Civic Faith: a very good place to start

  “Global Communities” is one of 6 mosaics permanently installed on pillars at the entrance to the North Chevy Chase Elementary School. Teaching Artist, Carien Quiroga, worked with 6th grade students to explore the theme "Better Together" through the design and creation of a mosaic mural.    Photo courtesy of: Carien Quiroga    www.carienquiroga.com     https://www.facebook.com/carienquirogateachingartist/

“Global Communities” is one of 6 mosaics permanently installed on pillars at the entrance to the North Chevy Chase Elementary School. Teaching Artist, Carien Quiroga, worked with 6th grade students to explore the theme "Better Together" through the design and creation of a mosaic mural.

Photo courtesy of: Carien Quiroga
www.carienquiroga.com
https://www.facebook.com/carienquirogateachingartist/

 

By: Sarah Goodwin Thiel, Studio Associate, Spring, 2018

At the Harwood Institute for Public Innovation, one is quickly introduced to civic faith. Civic faith is foundational to the Harwood Practice. As Rich Harwood explains it, civic faith is fueled by hope and rooted in the belief that we all have an innate capacity to shape our own lives as well as the lives we share with others. This idea of civic faith gives me a place to start that I hadn’t considered before. It helps me to better recognize and claim my own wisdom and strength; to see my past contributions and to understand my consequent and ongoing obligation to the public good.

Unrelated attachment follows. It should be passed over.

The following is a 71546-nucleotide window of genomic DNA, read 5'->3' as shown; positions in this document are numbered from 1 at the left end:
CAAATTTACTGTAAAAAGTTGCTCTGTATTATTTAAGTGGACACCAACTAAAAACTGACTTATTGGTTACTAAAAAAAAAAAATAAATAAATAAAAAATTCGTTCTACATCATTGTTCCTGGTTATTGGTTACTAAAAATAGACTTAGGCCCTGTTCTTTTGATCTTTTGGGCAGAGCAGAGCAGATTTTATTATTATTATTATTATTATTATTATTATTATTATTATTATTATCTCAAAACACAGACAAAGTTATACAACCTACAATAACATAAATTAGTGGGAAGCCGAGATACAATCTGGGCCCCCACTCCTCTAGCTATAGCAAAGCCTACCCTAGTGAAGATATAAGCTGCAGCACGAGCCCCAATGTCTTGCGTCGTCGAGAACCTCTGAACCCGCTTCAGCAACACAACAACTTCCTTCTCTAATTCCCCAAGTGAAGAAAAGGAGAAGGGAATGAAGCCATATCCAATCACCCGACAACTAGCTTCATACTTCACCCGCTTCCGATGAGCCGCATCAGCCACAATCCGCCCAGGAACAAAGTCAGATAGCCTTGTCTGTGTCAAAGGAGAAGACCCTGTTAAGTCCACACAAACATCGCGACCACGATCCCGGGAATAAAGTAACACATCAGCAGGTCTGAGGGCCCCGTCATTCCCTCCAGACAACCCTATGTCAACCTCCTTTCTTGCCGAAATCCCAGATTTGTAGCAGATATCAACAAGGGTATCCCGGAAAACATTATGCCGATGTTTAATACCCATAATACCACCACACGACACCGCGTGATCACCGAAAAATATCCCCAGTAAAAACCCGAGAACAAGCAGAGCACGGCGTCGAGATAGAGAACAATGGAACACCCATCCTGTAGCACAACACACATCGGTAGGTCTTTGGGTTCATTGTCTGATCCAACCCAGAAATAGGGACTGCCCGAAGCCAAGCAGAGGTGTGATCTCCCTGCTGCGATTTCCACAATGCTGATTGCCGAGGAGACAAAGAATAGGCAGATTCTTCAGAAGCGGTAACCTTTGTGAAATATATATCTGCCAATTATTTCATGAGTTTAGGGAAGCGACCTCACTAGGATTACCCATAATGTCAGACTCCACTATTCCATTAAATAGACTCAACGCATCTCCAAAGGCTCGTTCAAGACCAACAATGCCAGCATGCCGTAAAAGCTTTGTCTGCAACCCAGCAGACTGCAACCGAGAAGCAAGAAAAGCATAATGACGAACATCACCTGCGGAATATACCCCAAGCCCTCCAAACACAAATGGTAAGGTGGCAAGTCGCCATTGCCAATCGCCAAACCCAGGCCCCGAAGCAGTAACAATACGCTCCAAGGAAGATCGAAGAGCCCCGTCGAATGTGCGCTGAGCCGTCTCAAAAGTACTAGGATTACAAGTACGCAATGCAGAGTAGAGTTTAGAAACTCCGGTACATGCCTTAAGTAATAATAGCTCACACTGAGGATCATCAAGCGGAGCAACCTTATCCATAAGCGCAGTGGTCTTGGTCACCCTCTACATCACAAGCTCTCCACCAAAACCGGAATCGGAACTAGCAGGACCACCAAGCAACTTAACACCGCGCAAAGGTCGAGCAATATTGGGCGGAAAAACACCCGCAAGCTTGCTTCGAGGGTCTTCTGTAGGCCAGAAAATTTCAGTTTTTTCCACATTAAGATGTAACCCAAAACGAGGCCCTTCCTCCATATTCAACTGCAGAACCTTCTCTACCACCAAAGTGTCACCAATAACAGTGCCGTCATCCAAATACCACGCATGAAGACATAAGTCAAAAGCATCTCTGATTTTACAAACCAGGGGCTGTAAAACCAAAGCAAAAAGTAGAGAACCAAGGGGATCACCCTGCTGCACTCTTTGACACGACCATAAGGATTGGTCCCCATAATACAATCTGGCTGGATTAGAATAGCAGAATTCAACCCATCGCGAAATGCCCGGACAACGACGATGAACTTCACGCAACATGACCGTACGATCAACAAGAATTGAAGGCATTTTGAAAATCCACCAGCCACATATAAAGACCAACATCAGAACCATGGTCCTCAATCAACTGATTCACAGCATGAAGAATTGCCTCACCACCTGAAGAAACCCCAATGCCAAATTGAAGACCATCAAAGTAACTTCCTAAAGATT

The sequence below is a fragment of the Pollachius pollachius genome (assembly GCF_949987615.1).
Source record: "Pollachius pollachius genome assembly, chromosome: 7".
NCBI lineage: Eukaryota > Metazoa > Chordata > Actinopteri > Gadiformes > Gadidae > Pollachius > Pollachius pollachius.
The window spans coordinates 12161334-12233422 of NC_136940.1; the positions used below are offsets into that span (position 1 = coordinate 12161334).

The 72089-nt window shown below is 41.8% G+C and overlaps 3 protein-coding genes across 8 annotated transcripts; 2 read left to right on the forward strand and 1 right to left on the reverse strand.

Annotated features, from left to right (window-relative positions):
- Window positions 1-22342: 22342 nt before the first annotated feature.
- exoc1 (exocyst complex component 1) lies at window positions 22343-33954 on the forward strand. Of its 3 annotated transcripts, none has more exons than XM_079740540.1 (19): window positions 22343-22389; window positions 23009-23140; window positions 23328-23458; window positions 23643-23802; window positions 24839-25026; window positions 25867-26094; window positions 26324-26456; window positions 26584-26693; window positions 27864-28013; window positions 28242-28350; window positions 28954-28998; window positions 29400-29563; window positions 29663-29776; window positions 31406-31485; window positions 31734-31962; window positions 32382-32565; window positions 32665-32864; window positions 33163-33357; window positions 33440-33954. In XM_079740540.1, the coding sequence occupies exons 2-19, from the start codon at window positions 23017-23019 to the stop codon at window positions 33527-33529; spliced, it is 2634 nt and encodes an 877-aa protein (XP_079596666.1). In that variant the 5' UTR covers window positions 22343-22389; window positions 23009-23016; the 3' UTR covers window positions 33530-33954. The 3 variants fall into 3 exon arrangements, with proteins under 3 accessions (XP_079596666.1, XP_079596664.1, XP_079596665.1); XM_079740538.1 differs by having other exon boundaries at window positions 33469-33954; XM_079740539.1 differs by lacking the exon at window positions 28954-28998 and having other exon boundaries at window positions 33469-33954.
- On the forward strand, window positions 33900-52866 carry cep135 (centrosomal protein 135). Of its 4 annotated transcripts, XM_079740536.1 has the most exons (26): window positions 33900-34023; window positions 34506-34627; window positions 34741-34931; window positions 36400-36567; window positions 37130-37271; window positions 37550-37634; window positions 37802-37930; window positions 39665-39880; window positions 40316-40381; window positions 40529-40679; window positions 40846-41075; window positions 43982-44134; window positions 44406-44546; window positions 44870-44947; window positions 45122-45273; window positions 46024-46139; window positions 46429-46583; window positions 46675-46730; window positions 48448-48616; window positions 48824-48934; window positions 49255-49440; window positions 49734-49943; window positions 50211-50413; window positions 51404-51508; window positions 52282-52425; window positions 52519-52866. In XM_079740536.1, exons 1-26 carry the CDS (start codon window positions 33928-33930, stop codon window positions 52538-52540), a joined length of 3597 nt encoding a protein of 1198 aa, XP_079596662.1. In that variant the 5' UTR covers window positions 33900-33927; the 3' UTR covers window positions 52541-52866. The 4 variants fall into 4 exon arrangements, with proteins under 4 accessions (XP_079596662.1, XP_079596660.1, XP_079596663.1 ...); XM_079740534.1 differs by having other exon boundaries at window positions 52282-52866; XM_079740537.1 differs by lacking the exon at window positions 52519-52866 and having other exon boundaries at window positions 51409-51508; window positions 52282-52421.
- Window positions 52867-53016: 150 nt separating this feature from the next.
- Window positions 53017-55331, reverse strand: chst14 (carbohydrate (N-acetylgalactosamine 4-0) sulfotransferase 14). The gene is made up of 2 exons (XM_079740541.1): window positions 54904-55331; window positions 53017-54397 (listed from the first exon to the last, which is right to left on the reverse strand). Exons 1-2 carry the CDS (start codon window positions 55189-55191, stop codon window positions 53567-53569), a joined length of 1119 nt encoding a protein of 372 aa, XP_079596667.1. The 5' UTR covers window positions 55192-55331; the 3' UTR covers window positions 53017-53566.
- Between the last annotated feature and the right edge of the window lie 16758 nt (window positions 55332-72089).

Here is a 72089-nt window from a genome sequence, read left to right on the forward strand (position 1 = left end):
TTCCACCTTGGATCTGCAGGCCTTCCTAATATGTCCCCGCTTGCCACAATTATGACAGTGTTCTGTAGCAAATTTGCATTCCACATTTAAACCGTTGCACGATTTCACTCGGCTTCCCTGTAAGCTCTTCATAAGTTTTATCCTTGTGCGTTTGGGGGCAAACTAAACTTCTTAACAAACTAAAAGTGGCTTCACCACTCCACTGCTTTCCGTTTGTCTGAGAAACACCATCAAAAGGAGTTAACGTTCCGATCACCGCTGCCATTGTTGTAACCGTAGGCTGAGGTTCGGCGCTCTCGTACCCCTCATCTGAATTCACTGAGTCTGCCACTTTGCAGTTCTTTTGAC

Several figures throughout history have advocated for the sensibilities surrounding civic faith. A short-list of influential people identified by Richard Harwood includes Abraham Lincoln, Walt Whitman, Eleanor Roosevelt and Ralph Ellison.  Their writings speak of self-reliance and self-trust. They celebrate human potential and they advocate for collective action. I am moved by Lincoln’s lifelong belief in equal rights, his commitment to a united democracy and his unwavering empathy for ‘ordinary people.’ I am inspired by Walt Whitman and his celebration of individual worth. In his poem, “I Hear America Singing,” he embraces each voice while showing them all to be vital parts of the choir.  

When people bring their individual knowledge and life experiences to a shared idea, seeds are planted. Their collective strength can spark change and better things can and will happen. I know this works because I’ve seen it happen in my own life: through inclusive goal-setting with work colleagues, civic rituals with neighborhood friends, aspirational listening and planning with family. And though deep and cutting societal issues remain unresolved and solutions are illusive, I know that civic faith, and the self-trust, community strength and hope that come with it, is a very good place to start.

 

Colleen BowmanComment